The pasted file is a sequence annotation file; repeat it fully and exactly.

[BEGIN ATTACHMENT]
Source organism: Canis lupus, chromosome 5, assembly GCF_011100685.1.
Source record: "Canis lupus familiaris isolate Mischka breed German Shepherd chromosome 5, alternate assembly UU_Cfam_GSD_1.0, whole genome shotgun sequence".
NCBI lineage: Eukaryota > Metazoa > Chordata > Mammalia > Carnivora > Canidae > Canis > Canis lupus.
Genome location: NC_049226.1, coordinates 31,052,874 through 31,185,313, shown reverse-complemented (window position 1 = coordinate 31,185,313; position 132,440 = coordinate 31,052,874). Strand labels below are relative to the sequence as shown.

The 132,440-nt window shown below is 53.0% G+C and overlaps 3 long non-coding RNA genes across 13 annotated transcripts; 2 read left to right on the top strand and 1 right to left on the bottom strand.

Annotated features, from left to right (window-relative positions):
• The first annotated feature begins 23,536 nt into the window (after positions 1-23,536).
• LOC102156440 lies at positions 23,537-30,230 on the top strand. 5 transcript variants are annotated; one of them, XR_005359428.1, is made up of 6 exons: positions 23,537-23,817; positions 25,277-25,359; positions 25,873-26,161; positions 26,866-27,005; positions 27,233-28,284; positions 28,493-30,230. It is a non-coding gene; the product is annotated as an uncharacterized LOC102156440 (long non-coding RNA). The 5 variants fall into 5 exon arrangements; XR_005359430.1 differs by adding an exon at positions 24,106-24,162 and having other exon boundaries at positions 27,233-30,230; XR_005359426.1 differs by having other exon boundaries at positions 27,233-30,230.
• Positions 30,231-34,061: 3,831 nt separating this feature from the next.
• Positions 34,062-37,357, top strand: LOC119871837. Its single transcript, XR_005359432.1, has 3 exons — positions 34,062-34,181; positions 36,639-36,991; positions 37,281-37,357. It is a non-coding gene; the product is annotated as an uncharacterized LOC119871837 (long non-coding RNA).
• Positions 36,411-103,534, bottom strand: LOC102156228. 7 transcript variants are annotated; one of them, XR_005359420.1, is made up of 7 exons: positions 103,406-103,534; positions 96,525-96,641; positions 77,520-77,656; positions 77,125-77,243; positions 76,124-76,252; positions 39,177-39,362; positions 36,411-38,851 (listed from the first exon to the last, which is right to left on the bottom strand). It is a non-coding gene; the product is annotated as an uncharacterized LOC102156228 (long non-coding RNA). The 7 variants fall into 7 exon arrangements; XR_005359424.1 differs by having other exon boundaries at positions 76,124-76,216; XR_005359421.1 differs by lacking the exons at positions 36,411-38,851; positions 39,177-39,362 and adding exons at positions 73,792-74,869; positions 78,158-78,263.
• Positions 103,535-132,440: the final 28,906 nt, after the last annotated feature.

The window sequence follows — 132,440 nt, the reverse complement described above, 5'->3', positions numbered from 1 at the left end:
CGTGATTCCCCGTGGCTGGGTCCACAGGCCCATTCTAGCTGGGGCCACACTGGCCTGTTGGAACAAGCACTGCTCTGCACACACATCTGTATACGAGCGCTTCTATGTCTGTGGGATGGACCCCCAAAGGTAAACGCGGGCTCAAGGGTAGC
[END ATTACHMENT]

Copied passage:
Source organism: Canis lupus, chromosome 5, assembly GCF_011100685.1.
Source record: "Canis lupus familiaris isolate Mischka breed German Shepherd chromosome 5, alternate assembly UU_Cfam_GSD_1.0, whole genome shotgun sequence".
NCBI lineage: Eukaryota > Metazoa > Chordata > Mammalia > Carnivora > Canidae > Canis > Canis lupus.
Genome location: NC_049226.1, coordinates 31,052,874 through 31,185,313, shown reverse-complemented (window position 1 = coordinate 31,185,313; position 132,440 = coordinate 31,052,874). Strand labels below are relative to the sequence as shown.

The 132,440-nt window shown below is 53.0% G+C and overlaps 3 long non-coding RNA genes across 13 annotated transcripts; 2 read left to right on the top strand and 1 right to left on the bottom strand.

Annotated features, from left to right (window-relative positions):
• The first annotated feature begins 23,536 nt into the window (after positions 1-23,536).
• LOC102156440 lies at positions 23,537-30,230 on the top strand. 5 transcript variants are annotated; one of them, XR_005359428.1, is made up of 6 exons: positions 23,537-23,817; positions 25,277-25,359; positions 25,873-26,161; positions 26,866-27,005; positions 27,233-28,284; positions 28,493-30,230. It is a non-coding gene; the product is annotated as an uncharacterized LOC102156440 (long non-coding RNA). The 5 variants fall into 5 exon arrangements; XR_005359430.1 differs by adding an exon at positions 24,106-24,162 and having other exon boundaries at positions 27,233-30,230; XR_005359426.1 differs by having other exon boundaries at positions 27,233-30,230.
• Positions 30,231-34,061: 3,831 nt separating this feature from the next.
• Positions 34,062-37,357, top strand: LOC119871837. Its single transcript, XR_005359432.1, has 3 exons — positions 34,062-34,181; positions 36,639-36,991; positions 37,281-37,357. It is a non-coding gene; the product is annotated as an uncharacterized LOC119871837 (long non-coding RNA).
• Positions 36,411-103,534, bottom strand: LOC102156228. 7 transcript variants are annotated; one of them, XR_005359420.1, is made up of 7 exons: positions 103,406-103,534; positions 96,525-96,641; positions 77,520-77,656; positions 77,125-77,243; positions 76,124-76,252; positions 39,177-39,362; positions 36,411-38,851 (listed from the first exon to the last, which is right to left on the bottom strand). It is a non-coding gene; the product is annotated as an uncharacterized LOC102156228 (long non-coding RNA). The 7 variants fall into 7 exon arrangements; XR_005359424.1 differs by having other exon boundaries at positions 76,124-76,216; XR_005359421.1 differs by lacking the exons at positions 36,411-38,851; positions 39,177-39,362 and adding exons at positions 73,792-74,869; positions 78,158-78,263.
• Positions 103,535-132,440: the final 28,906 nt, after the last annotated feature.

The window sequence follows — 132,440 nt, the reverse complement described above, 5'->3', positions numbered from 1 at the left end:
CGTGATTCCCCGTGGCTGGGTCCACAGGCCCATTCTAGCTGGGGCCACACTGGCCTGTTGGAACAAGCACTGCTCTGCACACACATCTGTATACGAGCGCTTCTATGTCTGTGGGATGGACCCCCAAAGGTAAACGCGGGCTCAAGGGTAGC